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Diseases

Genetic and Rare Diseases Information Center (GARD)

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Down syndrome

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* Not a rare disease
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Other Names for this Disease

  • Down's syndrome
  • Trisomy 21
See Disclaimer regarding information on this site. Some links on this page may take you to organizations outside of the National Institutes of Health.

Your Question

My second daughter, age one year, is affected by Trisomy 21 (Down syndrome). The doctors here say that there is no cure for Down syndrome. Can't the extra chromosome be delinked from other cells? Can't the extra chromosome be deactivated? Please help us, if there is any cure for Down syndrome.

Our Answer

We have identified the following information that we hope you find helpful. If you still have questions, please contact us.

What are chromosomes?

Chromosomes are the structures that hold our DNA. Our DNA contains the instructions, called genes, that tells our bodies how to develop and function. In each human cell, except the egg and sperm cells, there are 46 chromosomes. Our chromosomes come in pairs. One of each pair is inherited from the mother and the other from the father. Each chromosome has a constriction point called the centromere, which divides the chromosome into two sections, or “arms.” The short arm of the chromosome is labeled the “p arm.” The long arm of the chromosome is labeled the “q arm.” Click here to view an illustration of a chromosome and DNA.

More information on chromosomes is available from Genetics Home Reference.
Last updated: 4/16/2010

What is a chromosome anomaly?

A chromosomal anomaly occurs when an individual is affected by a change in the number, size, or structure of his or her chromosomes. The change in the amount or arrangement of the genetic information in the cells may result in problems in growth, development, and/or functioning of the body systems.

You can find additional information on chromosome anomalies in general at the following Web sites.

The National Human Genome Research Institute, part of the National Institutes of Health (NIH), has developed a fact sheet on chromosome abnormalities, which may be helpful to you. To read this information, visit the link below.
http://www.genome.gov/11508982

MEDLINEplus, the National Library of Medicine Web site designed to direct you to information and resources that help you research your health questions, provides further information about chromosomes at the following link:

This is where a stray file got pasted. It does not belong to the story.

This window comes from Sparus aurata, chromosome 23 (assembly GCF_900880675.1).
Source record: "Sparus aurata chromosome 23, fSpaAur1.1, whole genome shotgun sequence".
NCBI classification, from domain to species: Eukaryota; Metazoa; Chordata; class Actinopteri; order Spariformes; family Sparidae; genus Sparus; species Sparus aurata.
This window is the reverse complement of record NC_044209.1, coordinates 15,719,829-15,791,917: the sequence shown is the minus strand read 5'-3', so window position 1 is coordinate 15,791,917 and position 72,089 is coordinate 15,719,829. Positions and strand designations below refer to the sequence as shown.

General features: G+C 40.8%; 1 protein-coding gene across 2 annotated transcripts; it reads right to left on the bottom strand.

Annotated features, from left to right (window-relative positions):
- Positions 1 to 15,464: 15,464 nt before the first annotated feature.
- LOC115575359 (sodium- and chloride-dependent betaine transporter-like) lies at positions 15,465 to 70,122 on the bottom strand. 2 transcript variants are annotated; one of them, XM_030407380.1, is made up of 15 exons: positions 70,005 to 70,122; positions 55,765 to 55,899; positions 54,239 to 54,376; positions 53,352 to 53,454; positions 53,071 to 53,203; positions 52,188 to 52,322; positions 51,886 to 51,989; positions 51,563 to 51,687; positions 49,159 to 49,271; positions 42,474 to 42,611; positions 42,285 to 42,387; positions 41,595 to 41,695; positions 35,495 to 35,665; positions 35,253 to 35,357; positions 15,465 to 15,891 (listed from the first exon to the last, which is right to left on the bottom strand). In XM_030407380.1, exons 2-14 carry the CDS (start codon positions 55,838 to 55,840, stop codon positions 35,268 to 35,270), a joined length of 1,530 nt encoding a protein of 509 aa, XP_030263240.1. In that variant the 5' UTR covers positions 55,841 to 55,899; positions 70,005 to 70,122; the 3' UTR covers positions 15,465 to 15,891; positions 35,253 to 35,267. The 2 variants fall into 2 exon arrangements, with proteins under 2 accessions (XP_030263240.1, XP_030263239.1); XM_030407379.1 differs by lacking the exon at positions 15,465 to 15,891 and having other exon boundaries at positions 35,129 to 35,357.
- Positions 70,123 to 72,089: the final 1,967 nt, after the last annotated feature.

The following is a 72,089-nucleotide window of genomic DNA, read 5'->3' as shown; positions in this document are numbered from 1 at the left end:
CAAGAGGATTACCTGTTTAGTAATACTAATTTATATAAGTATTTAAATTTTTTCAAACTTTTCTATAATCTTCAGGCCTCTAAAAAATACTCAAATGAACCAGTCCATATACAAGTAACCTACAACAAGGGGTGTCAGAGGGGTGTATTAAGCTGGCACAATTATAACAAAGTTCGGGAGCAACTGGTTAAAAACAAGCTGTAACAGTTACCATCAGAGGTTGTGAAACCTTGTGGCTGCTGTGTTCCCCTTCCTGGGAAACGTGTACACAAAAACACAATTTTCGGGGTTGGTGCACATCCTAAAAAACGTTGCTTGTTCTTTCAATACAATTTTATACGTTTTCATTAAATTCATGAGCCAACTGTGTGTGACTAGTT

http://www.nlm.nih.gov/medlineplus/ency/article/002327.htm

Last updated: 6/8/2012

How might Down syndrome be treated?

Early intervention services, quality educational programs, a stimulating home environment, good health care, and positive support from family and friends can help individuals with Down syndrome develop to their full potential.[1] The overall objective of treatment is to boost cognition by improving learning, memory, and speech. Scientific advances have made it possible to understand how specific genes are linked to specific abnormalities in the structure and function of the brain. Although there are hundreds of genes on chromosome 21, researchers believe it likely that only a handful significantly impact cognition. Many researchers now believe that it will be possible to isolate the effects of these specific genes and determine how their expression in the brain can cause problems with cognition. As researchers gain a better understanding of these mechanisms, they can begin the process of discovering treatments that enhance brain function.[2]   

Visit the GARD Services tab above to find resources that provide a list of specialty centers located across the U.S and internationally for individuals with Down syndrome.
Last updated: 6/8/2012

Is there a cure for Down syndrome?

There is no cure for Down syndrome.[2][3] Once a baby is born with Down syndrome, the extra twenty-first chromosome will always be present. There is no way to remove or deactivate it. However, researchers have identified several genes that cause the characteristics of Down syndrome. Many believe that it will be possible to improve, correct or even prevent many of the problems associated with Down syndrome in the future.[1][2]
Last updated: 3/9/2012

References
Other Names for this Disease
  • Down's syndrome
  • Trisomy 21
See Disclaimer regarding information on this site. Some links on this page may take you to organizations outside of the National Institutes of Health.